Altus InSite’s Sandy McNair said the federal government appeared to be in the process of vacating upwards of 11 million square feet of existing office space as it modernized its real estate footprint in the National Capital Region. There are signs this forecast is coming true.
Already the waves are being felt across the market as Public Works inexorably continues to exit older and obsolete buildings in favour of new or substantially retrofitted properties. And while many industry pundits point to a few public-sector entities such as the Bank of Canada and the Department of Justice – both of which have recently signed leases for big blocks of downtown class-A space – there are more and more large pockets of space appearing all over town. And, for the most part, that space is not being leased.
It’s been a year since the federal exodus began and it appears the pain will be focused primarily in the class-C and the lesser end of the class-B market. These are the buildings that no longer can meet the newest federal accommodation standards and Public Works can’t seem to get out of them fast enough.
At the same time as the federal public service’s footprint is decamping to greener pastures – and greener buildings – advances in modern office space design are allowing tenants to get even leaner.
Either through the elimination of bulky CRT monitors in favour of flat screens and laptops, or by creating multi-functional, hyper-efficient spaces, the office space of today is generally more compact than ever, allowing some organizations to shrink by 10 to 20 per cent simply by purchasing new desks and workstations.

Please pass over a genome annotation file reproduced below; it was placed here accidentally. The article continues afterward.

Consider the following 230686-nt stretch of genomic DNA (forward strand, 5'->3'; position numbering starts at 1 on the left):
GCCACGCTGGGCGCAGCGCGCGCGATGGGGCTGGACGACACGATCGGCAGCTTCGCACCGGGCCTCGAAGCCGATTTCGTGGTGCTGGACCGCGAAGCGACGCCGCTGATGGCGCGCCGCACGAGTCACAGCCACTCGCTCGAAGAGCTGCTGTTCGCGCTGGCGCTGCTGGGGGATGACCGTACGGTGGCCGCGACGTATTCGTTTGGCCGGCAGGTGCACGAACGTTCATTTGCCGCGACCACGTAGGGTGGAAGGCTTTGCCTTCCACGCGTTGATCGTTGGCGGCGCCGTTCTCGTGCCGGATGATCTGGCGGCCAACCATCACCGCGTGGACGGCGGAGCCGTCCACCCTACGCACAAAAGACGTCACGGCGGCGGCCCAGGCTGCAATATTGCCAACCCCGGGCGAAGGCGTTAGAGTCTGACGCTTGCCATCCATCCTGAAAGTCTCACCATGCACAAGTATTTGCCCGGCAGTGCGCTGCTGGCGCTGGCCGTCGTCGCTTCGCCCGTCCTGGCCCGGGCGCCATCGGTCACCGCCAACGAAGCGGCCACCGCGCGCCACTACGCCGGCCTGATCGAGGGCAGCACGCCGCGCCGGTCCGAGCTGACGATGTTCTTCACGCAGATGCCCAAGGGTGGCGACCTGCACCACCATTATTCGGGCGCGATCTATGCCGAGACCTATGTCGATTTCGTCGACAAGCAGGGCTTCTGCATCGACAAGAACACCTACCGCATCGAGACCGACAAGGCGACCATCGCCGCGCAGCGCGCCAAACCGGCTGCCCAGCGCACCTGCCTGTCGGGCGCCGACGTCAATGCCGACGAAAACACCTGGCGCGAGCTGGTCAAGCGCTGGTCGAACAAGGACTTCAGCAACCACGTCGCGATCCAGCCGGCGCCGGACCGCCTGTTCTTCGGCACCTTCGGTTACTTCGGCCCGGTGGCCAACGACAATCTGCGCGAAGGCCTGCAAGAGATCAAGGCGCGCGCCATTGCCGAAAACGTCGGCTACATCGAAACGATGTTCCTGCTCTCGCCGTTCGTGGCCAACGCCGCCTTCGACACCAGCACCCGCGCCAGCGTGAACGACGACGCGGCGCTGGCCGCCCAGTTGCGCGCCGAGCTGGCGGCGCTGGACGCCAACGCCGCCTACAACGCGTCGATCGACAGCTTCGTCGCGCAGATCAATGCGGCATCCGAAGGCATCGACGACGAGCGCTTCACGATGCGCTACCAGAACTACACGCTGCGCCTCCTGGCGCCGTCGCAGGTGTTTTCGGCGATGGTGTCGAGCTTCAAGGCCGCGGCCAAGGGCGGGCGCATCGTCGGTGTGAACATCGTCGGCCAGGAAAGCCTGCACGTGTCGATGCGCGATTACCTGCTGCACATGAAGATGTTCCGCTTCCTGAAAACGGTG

When combined with a broader adoption on the part of employers of allowing some employees to work from home on a full- or part-time basis, many firms are seeing even more of a reduction in their leased office space.
Furthermore, the current economic climate doesn’t make it easy to sell the boss on the idea of spending big bucks on expanding into new space. For many organizations facing funding cuts and/or poor markets overseas, growth simply isn’t in the picture right now. Instead, many are choosing to sign shorter-term leases and conserve capital.
What this means is that at the same time as large blocks of space are coming onto the market, the available pool of tenants interested in leasing them isn’t very deep. While some organizations are making moves, they generally leave larger pockets of space behind them in buildings in need of significant upgrades.
As of today, Ottawa’s office vacancy hasn’t hit an alarming rate anywhere in the city, yet the number of problem spaces that have been vacant for well over a year grows a little larger every day. Short of an unexpected economic boom, there is little chance of them being leased any time soon.
Darren Fleming is managing principal of Cresa Ottawa.